CHIAVARI, Italy - In Italy it’s hard to tell who looks forward to the holidays more, the kids or their grandparents, for different reasons of course. Kids may want games and toys but their grandparents know that the real Christmas treats have always been the dolce, the sweet cakes and pastries.That's what made their holidays special.
|Cova, Via Montenapoleone, Milano|
I remember my father waxing poetically about the oranges he found in his Christmas stocking the year before the family immigrated to America. His joy at finding that special treat lasted his lifetime. And if you think about it, it was rather amazing for the time for who knows how far and how long that orange had to travel before reaching the hilltop village of Piansano in northern Lazio and my father’s Christmas stocking.
In spite of the commercialized ideas of what we can’t live without these days, those gifts, now shiny and new, will soon be forgotten but the memory of the holiday sweets will stay with us forever. In every town, big and small, from the mountains of Trentino Alto Adige to sunny Sicily, you will find local Christmas specialties that bring a smile and a nod, and a warm remembrance of Christmases past. Here are a few of them.
|Alto Adige's Zelten|
Starting in the northern region of Trentino Alto Adige you’ll find zelten, a dried fruit and candied fruit cake that gets its name from the German word selten, (rarely), which gives you an idea of how special it is. From Milan we get panettone, probably the most popular Christmas cake in Italy today. A close second in popularity is pandoro, a specialty of Verona. It’s a tall yellow Christmas cake with the texture of pound cake.
|Torrone - Not a Cake But It's Christmasy|
As far back as the 15th century the bakers of Cremona, in Lombardy, were busy making torrone, a nougat candy made of honey, sugar, egg whites and hazelnuts. Torrone is actually older than that though, as it was listed as being served at a banquet in Milan hosted by Duke Gian Galeazzo Visconti in 1395. You find torrone all through Italy these days. In some regions they make it with hazelnuts, in others they use pistachios or almonds, it all depends on what is available locally.
Siena’s contribution to Christmas is panforte, an ancient sweet bread of raisins, nuts, white pepper and candied fruit. It’s called panforte – strong bread – because the dough is very stiff and difficult to work with. Sienna is also known for ricciarelli, almond shaped cookies that are traditionally served on the feast day of the Annunciation, although they make them for Christmas as well.
In Genoa you’ll find pandolce, a dome shaped fruit cake similar to panettone, but more dense. It is made with pine nuts, fruits and spices, most of which originally came through the busy Medieval port of Genoa before making the journey to waiting pastry chefs throughout Italy. Pandolce also contains Zibibbo, a local wine that tastes like oranges and peaches and gives the cake a slightly different flavor than other similar breads. Traditionally, the first cut in the cake is made by the youngest member of the family.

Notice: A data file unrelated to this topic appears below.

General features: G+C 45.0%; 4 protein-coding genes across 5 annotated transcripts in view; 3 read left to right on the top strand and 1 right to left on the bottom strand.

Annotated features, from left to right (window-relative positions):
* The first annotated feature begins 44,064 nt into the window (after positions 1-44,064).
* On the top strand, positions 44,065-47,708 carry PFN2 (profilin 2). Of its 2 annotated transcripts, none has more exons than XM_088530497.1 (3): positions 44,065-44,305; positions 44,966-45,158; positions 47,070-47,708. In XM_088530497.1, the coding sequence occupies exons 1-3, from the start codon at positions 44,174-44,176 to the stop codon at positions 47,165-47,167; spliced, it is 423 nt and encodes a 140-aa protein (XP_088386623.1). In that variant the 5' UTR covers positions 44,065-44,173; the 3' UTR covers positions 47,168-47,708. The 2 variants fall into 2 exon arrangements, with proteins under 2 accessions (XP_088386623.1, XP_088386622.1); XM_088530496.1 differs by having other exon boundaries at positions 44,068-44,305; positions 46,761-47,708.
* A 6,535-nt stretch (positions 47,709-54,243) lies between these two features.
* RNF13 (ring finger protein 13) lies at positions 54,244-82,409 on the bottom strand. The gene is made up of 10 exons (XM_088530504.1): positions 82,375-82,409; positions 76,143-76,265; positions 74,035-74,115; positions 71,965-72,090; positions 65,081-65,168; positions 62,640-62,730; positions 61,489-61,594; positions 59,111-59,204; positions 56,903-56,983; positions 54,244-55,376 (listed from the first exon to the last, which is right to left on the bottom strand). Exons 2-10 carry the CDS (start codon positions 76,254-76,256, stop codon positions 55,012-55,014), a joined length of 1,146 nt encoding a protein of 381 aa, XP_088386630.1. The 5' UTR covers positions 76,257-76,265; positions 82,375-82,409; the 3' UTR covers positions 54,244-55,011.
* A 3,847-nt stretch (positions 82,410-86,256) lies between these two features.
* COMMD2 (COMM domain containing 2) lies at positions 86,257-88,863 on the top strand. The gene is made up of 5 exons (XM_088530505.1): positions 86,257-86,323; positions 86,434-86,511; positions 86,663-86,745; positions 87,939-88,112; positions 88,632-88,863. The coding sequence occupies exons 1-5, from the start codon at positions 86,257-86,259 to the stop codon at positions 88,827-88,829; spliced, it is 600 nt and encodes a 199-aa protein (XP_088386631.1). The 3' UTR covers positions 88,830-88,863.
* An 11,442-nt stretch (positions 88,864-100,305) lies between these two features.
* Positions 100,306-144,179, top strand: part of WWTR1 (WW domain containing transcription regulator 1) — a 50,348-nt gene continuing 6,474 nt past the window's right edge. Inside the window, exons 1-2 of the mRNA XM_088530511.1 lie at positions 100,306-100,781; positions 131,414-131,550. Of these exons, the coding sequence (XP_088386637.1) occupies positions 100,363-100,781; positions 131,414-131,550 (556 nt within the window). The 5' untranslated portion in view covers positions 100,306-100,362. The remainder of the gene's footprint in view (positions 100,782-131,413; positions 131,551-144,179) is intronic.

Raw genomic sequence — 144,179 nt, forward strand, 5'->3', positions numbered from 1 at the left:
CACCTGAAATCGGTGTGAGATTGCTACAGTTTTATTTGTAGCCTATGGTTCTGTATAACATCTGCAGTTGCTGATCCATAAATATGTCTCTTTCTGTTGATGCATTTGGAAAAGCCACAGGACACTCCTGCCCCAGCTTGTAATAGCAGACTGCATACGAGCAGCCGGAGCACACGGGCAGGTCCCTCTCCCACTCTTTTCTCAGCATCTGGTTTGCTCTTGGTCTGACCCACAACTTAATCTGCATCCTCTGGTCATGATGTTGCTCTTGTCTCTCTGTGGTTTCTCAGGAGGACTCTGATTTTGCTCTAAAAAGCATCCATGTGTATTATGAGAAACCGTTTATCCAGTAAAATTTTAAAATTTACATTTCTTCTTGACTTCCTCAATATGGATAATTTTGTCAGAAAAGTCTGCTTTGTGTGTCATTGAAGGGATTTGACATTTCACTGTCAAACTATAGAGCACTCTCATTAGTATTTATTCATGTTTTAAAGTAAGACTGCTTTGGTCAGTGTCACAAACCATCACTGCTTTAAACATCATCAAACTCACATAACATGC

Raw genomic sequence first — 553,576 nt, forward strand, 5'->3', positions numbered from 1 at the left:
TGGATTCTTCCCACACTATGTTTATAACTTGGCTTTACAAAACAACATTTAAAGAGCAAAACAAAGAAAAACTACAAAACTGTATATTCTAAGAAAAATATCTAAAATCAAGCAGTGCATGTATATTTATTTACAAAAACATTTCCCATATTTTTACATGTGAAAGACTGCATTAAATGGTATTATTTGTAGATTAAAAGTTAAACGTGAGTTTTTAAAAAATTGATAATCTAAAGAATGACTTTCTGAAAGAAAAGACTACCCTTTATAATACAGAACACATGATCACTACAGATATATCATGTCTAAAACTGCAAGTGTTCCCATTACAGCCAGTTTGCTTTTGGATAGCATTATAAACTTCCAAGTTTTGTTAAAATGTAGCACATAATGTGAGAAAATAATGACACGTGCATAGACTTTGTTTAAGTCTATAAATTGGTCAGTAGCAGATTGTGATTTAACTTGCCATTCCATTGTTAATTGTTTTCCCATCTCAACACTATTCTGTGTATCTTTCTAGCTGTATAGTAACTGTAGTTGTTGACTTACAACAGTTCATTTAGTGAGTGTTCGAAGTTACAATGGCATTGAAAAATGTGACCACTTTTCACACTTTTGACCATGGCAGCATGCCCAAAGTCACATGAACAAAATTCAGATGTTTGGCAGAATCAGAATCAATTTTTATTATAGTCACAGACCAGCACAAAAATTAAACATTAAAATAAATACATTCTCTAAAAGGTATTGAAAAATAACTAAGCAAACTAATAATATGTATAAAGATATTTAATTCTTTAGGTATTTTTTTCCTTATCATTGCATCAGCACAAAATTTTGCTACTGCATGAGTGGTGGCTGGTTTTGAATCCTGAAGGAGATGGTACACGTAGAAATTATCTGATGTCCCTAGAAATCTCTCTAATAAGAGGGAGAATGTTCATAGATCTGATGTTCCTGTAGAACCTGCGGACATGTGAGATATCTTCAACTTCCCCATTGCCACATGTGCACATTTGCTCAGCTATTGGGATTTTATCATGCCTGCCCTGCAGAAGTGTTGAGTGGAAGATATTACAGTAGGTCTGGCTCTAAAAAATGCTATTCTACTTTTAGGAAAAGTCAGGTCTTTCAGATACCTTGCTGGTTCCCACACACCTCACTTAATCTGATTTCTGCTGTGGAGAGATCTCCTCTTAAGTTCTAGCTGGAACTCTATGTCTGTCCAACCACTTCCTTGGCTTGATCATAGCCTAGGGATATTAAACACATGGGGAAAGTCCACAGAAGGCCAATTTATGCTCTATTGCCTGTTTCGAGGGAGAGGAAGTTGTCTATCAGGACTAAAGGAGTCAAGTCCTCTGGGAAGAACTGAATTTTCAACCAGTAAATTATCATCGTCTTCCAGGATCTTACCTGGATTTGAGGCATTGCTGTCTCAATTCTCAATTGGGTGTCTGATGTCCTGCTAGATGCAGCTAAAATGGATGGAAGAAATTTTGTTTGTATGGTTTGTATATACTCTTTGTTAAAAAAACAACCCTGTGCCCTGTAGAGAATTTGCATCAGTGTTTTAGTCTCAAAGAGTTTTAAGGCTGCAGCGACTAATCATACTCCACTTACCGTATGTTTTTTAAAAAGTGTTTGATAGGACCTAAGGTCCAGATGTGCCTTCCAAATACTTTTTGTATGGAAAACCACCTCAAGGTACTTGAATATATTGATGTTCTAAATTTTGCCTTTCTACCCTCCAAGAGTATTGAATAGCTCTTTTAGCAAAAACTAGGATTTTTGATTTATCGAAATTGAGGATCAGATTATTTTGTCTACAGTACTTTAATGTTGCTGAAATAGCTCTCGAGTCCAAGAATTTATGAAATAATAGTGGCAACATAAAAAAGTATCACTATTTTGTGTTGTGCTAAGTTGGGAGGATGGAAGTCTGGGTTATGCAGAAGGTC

Panpepato, or pepper bread, is a specialty that comes down to us from the cloistered nuns of Ferrara who developed the recipe sometime around the 15th century. On the Mediterranean side of Italy, in Lucania, an ancient region between Puglia and Calabria, it isn’t Christmas until the trays of cuscinetti, small, fried pillows filled with chocolate or a sweetened chickpea cream are in the shop windows.
Heading over to Abruzzo you’ll find parrozzo, a dome shaped almond cake covered with chocolate icing. It gets its name from pan rozzo, or rough cake. At Christmas, the most famous creation in Naples is struffoli, a confectionary wonder of tiny balls of fried pastry dough covered in honey and sprinkled with tiny colored confetti called ‘diavolilli’.
Another typical Pugliese treat are those crispy fried delights known as carteddate or cartellate. They are probably the oldest pastry around, having been found depicted in cave paintings from the sixth century BC. They were linked to the pagan cult of Demeter, the Roman goddess of the earth. The name comes from the Greek word for basket as pastry strips are cut and tied to form a type of basket and fried and then basted with vincotto. Vincotto is a southern specialty wine made from the must of the grapes and flavored with cinnamon, dried orange peel, cloves, grated lemon rind and bay leaves. In other words, total deliciousness.
Like many Italian pastries, the origin of Sicily’s buccellato is unclear. What is certain is that the Sicilian version of buccellato is a cornucopia of the island’s bounty, a combination of figs, raisins, dates, nuts (usually almonds) and candied citrus like fruits. The filling is wrapped in a large round pastry shell or made into small pastry wrapped cookies.
There was a time when the richness of the buccellato represented good fortune and prosperity, and it was used to celebrate special family occasions such as baptisms and weddings. Today buccellato is most often seen at Christmas, but unlike its northern neighbors who crank out their Christmas panettone by the thousands, buccellato is still made by hand, one at a time, and for some reason I think that is a whole lot better, don’t you?
|Milan's Panettone alla Grande|
Have I left any out? What’s that you say? How about panettone? Oh my! How could I forget panettone. It’s probably the best known, and most popular of all the Christmas cakes. Apart from panettone being a large cake, back in the rough and tumble days of 17th century Milan when gruel was the food of the masses and eggs and flour and bits of candied fruits and raisins were beyond the reach of most, panettone was considered a ‘pane di tono,’ a luxury cake enjoyed only by the rich. Thank goodness those days are long gone.